Play safe at first, then have an adventure

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The Independent Online
Kate Thomas is 31, single and lives in London. She works for Reed Books, a publisher in South Kensington, as a production manager earning pounds 23,500 a year, although she is due to be made redundant shortly.

She owns a one-bedroom flat, bought in June 1994 for pounds 63,000, which is worth around pounds 90,000. The outstanding repayment-style mortgage is around pounds 43,000, which costs her pounds 330 a month. The loan, with the Halifax, comes to the end of its fixed-rate period this week, when it switches to a variable rate.

Kate also puts pounds 100 a month aside for savings and pounds 170 a month into a separate account for bills. She has a small amount of savings (pounds 2,000) in a tax-free Tessa and around pounds 3,000 of Halifax shares, and a personal pension with Standard Life, though she stopped contributing to this last year when she joined her employer's scheme.

Kate feels she needs a "strategy" for her savings and pension. She is relatively positive about her impending redundancy - she regards being forced to go freelance as an occupational hazard - but is is now faced with a refund of contributions from her old employer's pension scheme.

What a financial adviser recommends:

Overall, Kate is quite "sorted" financially and, although her keenness to get a proper investment strategy is laudable, this needs to be put on hold now because of her redundancy.

What she needs is a two-tier financial strategy that will encompass the short term, before she is settled into self-employment or back into another job, as well as the longer term. Kate is in the fortunate position of having quite reasonable assets, coming redundancy money and something of a savings cushion to fall back on in coming months before she establishes herself again.

It may seem pessimistic, but taking out "critical illness" insurance would be a good value way of upping her general financial security. For pounds 20 a month, Kate would be covered for a payout of pounds 100,000 should she fall seriously ill with a condition like multiple sclerosis. There is no need to take out this policy for ever, just for, say, 10 years by which time she will hopefully have weightier assets to fall back on. But should the worst happen the policy would pay off her mortgage and (as things stand) leave around pounds 60,000 as a contingency fund.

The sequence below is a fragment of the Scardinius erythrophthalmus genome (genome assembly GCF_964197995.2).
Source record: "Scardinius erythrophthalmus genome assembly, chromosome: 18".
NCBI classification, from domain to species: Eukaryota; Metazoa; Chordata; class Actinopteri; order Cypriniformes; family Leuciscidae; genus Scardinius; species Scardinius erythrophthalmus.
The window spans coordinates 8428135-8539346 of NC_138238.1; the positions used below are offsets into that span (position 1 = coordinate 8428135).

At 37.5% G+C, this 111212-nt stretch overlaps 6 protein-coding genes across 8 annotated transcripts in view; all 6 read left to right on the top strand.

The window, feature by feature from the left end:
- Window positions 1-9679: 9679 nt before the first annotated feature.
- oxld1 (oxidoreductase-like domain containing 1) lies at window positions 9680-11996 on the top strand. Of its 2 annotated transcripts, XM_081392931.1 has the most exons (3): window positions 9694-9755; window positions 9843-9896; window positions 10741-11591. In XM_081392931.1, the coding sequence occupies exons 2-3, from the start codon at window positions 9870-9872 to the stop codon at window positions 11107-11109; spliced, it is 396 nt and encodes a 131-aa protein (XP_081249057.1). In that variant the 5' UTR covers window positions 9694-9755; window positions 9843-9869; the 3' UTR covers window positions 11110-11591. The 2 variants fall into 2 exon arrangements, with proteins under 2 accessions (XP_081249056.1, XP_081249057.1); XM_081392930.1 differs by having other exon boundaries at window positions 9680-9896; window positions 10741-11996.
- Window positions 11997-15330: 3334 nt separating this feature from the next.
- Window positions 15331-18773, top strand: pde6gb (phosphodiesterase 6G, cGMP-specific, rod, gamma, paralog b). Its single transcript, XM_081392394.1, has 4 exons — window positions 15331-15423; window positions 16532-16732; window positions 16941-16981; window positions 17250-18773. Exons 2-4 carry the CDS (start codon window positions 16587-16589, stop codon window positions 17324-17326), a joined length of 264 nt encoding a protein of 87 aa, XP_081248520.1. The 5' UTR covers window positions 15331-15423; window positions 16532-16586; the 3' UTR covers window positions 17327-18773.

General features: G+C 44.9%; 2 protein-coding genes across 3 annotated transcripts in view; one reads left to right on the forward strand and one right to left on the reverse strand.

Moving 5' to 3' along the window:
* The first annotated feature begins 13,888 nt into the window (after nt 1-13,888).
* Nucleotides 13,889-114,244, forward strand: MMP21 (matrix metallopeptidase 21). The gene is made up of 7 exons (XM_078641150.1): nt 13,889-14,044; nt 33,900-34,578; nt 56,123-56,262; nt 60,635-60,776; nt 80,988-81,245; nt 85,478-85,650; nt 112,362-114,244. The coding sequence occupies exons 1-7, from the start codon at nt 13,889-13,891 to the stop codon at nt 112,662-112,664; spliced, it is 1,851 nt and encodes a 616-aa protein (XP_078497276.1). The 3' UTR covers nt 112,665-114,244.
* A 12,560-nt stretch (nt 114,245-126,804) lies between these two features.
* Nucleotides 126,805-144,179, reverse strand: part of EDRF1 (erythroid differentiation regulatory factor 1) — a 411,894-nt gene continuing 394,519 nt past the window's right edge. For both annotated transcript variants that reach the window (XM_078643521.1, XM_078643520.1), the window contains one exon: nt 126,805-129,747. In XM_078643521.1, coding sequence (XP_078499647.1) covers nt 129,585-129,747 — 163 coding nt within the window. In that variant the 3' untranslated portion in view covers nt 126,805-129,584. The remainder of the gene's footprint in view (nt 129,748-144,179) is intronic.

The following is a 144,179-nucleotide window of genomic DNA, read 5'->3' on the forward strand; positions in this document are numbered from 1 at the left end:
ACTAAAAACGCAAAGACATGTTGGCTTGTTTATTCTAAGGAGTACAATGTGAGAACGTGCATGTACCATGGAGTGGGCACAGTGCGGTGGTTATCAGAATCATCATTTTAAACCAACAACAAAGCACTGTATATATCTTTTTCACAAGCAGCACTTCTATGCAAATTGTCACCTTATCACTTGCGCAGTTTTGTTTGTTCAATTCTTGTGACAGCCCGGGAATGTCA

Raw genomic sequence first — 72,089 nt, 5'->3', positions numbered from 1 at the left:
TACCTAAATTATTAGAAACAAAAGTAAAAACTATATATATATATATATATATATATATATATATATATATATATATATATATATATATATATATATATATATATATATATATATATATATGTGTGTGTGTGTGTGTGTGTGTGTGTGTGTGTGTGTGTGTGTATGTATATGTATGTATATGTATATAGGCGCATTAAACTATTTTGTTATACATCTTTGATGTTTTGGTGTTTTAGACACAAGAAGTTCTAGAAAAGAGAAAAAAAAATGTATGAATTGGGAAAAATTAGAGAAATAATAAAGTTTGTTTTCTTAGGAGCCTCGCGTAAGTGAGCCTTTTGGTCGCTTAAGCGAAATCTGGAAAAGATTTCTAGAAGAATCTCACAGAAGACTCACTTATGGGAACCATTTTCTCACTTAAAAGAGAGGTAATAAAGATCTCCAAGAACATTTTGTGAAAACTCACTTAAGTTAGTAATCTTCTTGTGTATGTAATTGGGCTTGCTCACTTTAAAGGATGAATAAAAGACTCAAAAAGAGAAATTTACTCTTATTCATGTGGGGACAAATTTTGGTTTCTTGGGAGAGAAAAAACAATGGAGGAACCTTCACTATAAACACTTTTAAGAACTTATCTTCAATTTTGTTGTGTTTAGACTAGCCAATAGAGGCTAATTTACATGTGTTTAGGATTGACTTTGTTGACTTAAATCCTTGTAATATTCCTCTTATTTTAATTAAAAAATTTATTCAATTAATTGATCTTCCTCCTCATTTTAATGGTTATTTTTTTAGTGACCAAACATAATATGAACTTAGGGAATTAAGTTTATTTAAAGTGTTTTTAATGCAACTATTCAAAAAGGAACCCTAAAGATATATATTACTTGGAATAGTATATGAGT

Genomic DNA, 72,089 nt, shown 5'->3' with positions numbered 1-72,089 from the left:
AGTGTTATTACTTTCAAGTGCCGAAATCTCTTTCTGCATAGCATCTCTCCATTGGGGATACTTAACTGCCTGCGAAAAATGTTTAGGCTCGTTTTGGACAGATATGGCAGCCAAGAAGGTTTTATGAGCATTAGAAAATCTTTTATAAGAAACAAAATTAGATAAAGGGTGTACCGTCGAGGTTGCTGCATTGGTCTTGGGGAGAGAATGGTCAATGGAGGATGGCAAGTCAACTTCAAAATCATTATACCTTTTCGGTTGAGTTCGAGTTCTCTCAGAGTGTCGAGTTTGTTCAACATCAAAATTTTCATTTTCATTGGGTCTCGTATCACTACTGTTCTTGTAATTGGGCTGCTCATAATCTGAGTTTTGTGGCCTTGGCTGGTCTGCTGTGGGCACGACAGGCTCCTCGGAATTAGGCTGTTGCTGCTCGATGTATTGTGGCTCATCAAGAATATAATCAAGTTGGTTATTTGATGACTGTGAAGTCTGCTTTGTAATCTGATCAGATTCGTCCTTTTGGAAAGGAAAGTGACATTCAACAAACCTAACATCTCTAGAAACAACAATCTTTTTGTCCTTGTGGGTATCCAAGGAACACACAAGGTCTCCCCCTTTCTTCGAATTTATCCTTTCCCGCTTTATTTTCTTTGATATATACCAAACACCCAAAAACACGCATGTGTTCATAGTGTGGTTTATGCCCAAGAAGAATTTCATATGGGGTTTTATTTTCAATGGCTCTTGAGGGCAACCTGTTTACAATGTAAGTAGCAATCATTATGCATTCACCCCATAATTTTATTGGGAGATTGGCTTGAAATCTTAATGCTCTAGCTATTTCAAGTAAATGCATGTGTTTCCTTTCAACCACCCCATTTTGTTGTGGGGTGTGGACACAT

If Kate remains self-employed I would also advise her in six months' time to consider a "permanent health insurance" policy, which would give her an income should she be unable to work through ill-health. The amount of cover, premium and benefit would be determined by her earnings and likely net profit, so there is little point in taking action until this can clearly be identified once she has some trading under her belt.

It is unlikely to be in her interests to switch her mortgage to another lender for a lower rate, because of the costs. She should instead look to negotiate a new deal from the Halifax.

Kate is particularly concerned about her pension arrangements. Because she has not been a member of her employer's pension scheme for long, she will be required to take a refund of contributions when she becomes redundant. She is also concerned that this might be repeated again if she should flit between employment and self-employment.

Generally speaking, it is a good idea to join any occupational scheme available. But instead of making additional voluntary contributions (AVCs), PEPs are probably a better-value, more flexible option. It will be necessary to review any PEP in the light of the Government's plans for Individual Savings Accounts (ISAs), but that is something for the future - ISAs are due to be operational in 1999.

Kate also wants to develop a longer-term investment strategy. She needs to consider what sort of risks she is prepared to take. Kate appears to be a party-going, fun-loving individual who might be happy with an adventurous strategy. Her personal pension is with Standard Life and is a good policy in its managed (general) fund. She might consider its UK Equity and European funds, which would be about a seven on a one to 10 risk scale. Kate has roughly 29 years to retirement so this gives plenty of time for investment fun and games now. As she gets nearer retirement a more cautious approach can be taken.

A similarly adventurous stance should be taken on her personal investments: she might consider the likes of Latin American and growth-oriented European funds. All such investments, however, need to be kept under review, ideally annually. Kate also needs to remember that she needs to keep "rainy day" money equivalent to three months' living costs.

q Kate Thomas was talking to Roddy Kohn of Kohn Cougar, an independent financial adviser in Bristol (0117 946 6384). Earlybirds can also catch Mr Kohn's financial advice on Channel 5's 'News Early' at 6.40am on Fridays.

If you would like to be considered for a financial makeover for publication, write to Steve Lodge, personal finance editor, Independent on Sunday, 1 Canada Square, Canary Wharf, London E14 5DL. Fax: 0171-293 2096 or 2098; e-mail: Please include details of your current financial situation, a daytime telephone number, and state why you think you need a makeover.

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